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National Conference of State Legislatures 2013 Summit

Deputy Secretary John Porcari's remarks as prepared for delivery at the National Conference of State Legislatures 2013 Summit, “All Aboard! Transit, Jobs, and Economic Development” Panel
Atlanta, GA, August 13, 2013

Thank you for the introduction, Senator Farley.  

It’s terrific to be here with you, Art, and Robert.  

Good afternoon, everyone.  

If you ask any CEO where they want to open up shop and hire. If you ask any parents where they want to live, and work, and raise a family. You hear the same things time and time again.  

They want light rail systems that reduce congestion and connect to jobs. They want streetcar networks that give them the option to leave the car at home. They –and their workforce– want transit.

Well, I’m here to tell you that, at the Department of Transportation, we’ve heard the message loud and clear.  

In just the last five years, we’ve committed nearly $9 billion to 36 transit rail projects all across the country through our New Starts program.

We’ve made these investments because we know that if you build safe, efficient transit systems, people are eager to use them. Americans took 10.5 billion trips on public transportation last year – the highest number on record since 1957.  

And we know that wherever we build public transportation in this country, whether it’s a city or a small town, economic growth follows. New families move into neighborhoods that were once forgotten. New businesses open their doors and hire.

This past January, the Loyola Avenue Line joined New Orleans’ streetcar network thanks in part to $45 million from DOT’s highly competitive TIGER grant program. Running 1.6 miles through the Central Business District, this new line is spurring development in what had been an economic dead zone between the Warehouse District and the Superdome.  

Construction recently began on the first phase of a project that will replace four blocks of surface parking lots on the streetcar line with 500 apartments and 170,000 square feet of retail and restaurant space. The developer of the South Market District project recently told New Orleans Magazine, “When the Loyola streetcar location was announced, that solidified for us where we should go next.”

That’s what this is about.  This is transit-oriented development.  

And this is a story that’s playing out in cities across America.  

In Portland, the city’s streetcar system has stimulated $3.5 billion of economic development in the downtown area.  

In the District of Columbia, the ongoing construction of the streetcar line has revitalized the H Street Corridor with new dining and entertainment options.  

And as streetcar systems in Tucson, Charlotte, and Salt Lake City come on line over the next few years, even more communities will soon experience the benefits of clean, green public transportation firsthand.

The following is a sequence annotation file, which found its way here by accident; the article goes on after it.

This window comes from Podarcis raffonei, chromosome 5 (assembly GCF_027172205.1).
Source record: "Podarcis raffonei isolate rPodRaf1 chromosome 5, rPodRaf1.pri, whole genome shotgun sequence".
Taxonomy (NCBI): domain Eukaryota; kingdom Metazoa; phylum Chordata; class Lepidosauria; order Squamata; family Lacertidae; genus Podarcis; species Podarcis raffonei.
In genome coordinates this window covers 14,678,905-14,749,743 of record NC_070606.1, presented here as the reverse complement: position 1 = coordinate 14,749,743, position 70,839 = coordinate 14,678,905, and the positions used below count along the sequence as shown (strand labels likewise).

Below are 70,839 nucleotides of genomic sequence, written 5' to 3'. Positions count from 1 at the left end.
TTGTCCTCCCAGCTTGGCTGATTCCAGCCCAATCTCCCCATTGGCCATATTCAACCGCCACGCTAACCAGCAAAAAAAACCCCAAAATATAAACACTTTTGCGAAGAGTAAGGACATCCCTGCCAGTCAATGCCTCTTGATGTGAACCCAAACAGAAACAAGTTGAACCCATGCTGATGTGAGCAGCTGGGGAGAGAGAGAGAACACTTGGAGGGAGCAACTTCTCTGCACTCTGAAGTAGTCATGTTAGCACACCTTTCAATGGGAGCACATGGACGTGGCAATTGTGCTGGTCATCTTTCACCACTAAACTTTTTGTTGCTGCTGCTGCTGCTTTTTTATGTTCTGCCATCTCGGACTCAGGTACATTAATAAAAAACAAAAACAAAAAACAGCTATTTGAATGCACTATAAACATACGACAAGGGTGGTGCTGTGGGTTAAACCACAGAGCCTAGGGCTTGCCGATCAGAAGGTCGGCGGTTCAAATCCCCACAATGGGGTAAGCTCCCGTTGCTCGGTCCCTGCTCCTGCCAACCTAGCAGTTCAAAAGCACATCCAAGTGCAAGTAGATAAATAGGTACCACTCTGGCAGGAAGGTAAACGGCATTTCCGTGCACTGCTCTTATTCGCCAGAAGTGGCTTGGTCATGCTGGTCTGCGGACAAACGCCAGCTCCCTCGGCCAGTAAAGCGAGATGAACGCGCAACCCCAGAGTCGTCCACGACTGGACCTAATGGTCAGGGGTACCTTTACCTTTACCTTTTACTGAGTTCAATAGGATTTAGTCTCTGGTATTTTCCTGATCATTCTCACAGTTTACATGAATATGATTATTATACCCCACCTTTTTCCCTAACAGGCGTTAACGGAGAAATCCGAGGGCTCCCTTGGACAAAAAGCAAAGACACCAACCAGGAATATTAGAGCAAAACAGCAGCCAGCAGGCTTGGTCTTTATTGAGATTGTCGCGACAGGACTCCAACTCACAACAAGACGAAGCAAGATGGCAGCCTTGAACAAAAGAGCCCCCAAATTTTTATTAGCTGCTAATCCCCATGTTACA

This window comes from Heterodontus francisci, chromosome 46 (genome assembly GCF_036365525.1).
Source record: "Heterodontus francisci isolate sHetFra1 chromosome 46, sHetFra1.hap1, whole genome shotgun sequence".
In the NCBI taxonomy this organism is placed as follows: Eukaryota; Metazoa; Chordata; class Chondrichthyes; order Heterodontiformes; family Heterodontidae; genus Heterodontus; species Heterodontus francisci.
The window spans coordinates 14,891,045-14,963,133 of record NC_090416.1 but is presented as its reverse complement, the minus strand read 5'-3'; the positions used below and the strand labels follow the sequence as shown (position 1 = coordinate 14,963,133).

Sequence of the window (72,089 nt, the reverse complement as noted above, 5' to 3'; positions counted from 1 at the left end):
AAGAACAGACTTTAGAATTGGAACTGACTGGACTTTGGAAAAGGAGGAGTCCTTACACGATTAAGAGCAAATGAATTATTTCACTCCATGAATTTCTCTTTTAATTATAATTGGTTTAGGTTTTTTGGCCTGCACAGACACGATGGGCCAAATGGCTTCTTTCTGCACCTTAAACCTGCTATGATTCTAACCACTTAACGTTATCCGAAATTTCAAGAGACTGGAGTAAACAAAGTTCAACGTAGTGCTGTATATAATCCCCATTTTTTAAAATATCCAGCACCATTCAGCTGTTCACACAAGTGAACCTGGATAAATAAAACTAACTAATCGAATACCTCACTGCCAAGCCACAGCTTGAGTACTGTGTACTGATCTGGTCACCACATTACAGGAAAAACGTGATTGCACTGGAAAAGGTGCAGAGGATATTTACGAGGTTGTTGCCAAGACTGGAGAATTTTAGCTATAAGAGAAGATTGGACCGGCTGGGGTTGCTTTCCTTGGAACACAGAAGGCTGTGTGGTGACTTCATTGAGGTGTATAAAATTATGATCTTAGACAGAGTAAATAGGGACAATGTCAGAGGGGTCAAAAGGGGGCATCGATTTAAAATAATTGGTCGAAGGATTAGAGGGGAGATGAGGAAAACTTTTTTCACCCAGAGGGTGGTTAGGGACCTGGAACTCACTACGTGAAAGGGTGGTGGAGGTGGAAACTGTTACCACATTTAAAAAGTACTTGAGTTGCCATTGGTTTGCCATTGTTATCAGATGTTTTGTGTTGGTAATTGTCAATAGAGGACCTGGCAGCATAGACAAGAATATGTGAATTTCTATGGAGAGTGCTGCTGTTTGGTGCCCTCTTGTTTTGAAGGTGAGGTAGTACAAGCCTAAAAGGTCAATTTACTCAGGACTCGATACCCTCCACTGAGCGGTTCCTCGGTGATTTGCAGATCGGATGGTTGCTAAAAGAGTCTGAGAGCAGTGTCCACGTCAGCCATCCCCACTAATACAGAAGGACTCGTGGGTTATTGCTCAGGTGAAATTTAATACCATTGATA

What do these cities have in common?  

They’ve each made a sustained commitment to investing in the transit solutions they need to thrive in the 21st century.

Take Dallas, for example. Dallas is a city synonymous with big oil and big trucks. But in 1983, the city and a dozen of its suburbs voted for a 1-cent sales tax to fund better transit services. Today, it’s the biggest operator of light rail in the country, with 85 miles of track.  

In the last 30 years, Dallas Area Rapid Transit, known as DART, has grown to serve over 200,000 people a day and cover 700 square miles. It’s a vital part of that metro area’s economy – and its quality of life.  

The 28-mile DART Green Line, which has been supported in part by the Federal Transit Administration, opened last February and has already spurred over $5 billion in economic development and created 48,000 jobs.  

These are the results public transportation can deliver.  

And DOT is committed to making it easier for your cities, large and small, to invest in the transit solutions that will work best for your communities.  

President Obama has requested $2 billion to support projects that provide new and expanded transit service as part of his 2014 budget – and the demand for such projects continues to grow.  

Our New Starts competitive grant program funds roughly half the cost of new and extended light rail, commuter rail, bus rapid transit, and ferry systems in the United States. And thanks to the changes we’ve made to how we award New Starts grants, it’s easier than ever for communities to get their most beneficial and innovative transit projects off the ground quickly.  

We’ve simplified how we measure a project’s cost-effectiveness.   

We’re using a wider range of factors to evaluate a proposed project – like how it will benefit the local economy and environment.   

And we’ve streamlined the grant making process by reducing regulations and cutting red tape.

What the President knows, what we at DOT know, and what everyone here in this room knows is that investments in transit aren’t just crucial to the health of America’s transportation systems. They’re crucial to the health of our economy – and our communities.  

Thank you all for being here today, and I look forward to our discussion.

Updated: Thursday, December 18, 2014
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